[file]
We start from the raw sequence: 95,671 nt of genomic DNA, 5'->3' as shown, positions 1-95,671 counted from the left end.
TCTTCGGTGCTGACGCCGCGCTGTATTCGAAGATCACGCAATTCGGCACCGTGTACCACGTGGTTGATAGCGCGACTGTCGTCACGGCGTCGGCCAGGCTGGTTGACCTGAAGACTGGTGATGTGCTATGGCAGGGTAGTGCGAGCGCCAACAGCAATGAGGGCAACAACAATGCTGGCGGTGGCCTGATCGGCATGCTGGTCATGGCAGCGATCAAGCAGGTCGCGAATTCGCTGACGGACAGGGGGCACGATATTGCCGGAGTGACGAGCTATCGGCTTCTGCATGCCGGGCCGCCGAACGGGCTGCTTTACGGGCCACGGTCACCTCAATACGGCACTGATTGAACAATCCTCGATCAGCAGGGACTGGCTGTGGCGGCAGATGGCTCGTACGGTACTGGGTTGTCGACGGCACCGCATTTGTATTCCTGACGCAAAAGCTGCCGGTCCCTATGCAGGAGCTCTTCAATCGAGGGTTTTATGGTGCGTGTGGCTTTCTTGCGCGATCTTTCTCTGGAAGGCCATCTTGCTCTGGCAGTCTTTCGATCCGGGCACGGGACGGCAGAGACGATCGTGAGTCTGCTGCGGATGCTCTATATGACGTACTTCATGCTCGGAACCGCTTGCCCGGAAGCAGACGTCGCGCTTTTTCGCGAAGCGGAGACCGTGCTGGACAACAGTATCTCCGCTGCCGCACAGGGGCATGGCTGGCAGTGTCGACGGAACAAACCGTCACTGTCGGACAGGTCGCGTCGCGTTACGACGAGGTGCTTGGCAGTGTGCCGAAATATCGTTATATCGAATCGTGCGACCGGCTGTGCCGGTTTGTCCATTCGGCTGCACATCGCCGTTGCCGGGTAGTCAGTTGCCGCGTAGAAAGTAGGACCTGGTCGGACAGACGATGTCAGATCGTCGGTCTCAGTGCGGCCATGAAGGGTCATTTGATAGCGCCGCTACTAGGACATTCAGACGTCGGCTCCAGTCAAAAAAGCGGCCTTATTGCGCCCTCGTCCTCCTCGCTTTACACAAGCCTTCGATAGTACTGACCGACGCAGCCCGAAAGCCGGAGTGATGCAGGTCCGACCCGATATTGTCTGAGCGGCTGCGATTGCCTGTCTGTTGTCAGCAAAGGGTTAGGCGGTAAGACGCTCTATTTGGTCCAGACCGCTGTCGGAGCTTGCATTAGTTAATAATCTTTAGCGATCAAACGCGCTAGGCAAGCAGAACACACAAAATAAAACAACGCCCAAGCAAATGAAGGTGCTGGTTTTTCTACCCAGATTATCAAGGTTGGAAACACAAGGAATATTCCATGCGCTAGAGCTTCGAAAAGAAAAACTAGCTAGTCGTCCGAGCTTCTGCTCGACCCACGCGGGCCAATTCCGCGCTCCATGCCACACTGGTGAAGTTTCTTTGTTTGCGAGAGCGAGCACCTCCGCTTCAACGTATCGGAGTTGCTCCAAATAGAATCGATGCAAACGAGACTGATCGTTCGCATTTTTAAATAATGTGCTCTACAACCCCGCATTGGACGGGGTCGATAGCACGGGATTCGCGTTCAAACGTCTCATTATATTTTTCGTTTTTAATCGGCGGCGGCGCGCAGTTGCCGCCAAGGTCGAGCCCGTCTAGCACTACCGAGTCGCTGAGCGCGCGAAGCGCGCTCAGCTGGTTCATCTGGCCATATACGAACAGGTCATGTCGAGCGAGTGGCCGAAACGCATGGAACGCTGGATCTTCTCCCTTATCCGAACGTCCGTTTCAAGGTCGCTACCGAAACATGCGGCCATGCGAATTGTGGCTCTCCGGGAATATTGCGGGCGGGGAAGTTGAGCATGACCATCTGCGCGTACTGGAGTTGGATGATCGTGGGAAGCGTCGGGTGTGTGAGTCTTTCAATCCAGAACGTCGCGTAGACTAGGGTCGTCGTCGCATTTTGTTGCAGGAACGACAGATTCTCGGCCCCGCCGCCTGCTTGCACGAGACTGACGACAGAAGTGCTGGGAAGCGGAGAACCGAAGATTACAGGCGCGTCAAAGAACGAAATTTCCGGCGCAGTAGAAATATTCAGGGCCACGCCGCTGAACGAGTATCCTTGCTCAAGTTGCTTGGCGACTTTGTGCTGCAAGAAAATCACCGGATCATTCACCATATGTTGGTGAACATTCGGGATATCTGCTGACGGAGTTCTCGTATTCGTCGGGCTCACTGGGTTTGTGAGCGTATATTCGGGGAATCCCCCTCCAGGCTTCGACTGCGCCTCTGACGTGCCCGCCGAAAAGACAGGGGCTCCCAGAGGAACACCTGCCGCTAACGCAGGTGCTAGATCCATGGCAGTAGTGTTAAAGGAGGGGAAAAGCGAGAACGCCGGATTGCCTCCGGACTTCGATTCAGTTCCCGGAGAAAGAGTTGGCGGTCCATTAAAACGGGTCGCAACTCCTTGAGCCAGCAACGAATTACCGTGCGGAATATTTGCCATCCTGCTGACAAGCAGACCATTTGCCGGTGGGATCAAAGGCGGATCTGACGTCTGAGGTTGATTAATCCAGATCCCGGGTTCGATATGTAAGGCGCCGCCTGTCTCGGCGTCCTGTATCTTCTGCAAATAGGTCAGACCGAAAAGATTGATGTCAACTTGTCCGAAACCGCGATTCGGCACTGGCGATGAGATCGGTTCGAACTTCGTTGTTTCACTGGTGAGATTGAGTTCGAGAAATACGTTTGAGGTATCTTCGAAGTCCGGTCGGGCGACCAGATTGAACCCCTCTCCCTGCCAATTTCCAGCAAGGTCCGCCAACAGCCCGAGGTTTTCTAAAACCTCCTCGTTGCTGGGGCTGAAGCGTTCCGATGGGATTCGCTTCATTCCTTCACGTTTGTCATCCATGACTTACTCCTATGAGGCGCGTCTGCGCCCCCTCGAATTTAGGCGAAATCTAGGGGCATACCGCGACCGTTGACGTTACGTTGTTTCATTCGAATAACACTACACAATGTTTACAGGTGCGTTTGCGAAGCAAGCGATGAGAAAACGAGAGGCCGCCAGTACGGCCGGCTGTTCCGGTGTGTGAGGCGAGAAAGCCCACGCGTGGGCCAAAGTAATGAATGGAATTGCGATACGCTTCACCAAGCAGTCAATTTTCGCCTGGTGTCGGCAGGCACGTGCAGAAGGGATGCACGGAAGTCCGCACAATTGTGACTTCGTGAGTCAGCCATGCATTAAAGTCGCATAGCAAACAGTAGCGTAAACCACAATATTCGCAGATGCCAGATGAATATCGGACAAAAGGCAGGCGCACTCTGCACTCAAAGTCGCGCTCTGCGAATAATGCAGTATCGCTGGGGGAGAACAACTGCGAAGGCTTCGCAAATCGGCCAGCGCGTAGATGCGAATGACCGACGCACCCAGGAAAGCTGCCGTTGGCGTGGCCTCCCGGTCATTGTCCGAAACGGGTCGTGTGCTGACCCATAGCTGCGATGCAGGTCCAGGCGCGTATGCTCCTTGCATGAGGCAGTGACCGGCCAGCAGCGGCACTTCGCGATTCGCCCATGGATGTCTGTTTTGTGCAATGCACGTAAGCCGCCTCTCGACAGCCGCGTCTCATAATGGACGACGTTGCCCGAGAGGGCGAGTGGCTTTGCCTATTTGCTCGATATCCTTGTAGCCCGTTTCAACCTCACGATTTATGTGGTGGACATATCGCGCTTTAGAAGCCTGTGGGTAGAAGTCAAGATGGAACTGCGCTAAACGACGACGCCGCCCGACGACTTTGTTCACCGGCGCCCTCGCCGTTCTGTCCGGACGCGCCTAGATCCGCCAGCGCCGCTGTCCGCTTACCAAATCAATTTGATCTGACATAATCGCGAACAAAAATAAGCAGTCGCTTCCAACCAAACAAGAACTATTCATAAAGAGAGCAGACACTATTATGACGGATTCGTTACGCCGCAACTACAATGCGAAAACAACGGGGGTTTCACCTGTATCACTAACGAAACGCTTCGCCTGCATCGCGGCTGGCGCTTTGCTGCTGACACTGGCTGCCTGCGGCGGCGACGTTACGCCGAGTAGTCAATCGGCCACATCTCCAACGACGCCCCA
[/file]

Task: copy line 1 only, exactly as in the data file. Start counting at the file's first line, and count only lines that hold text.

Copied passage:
We start from the raw sequence: 95,671 nt of genomic DNA, 5'->3' as shown, positions 1-95,671 counted from the left end.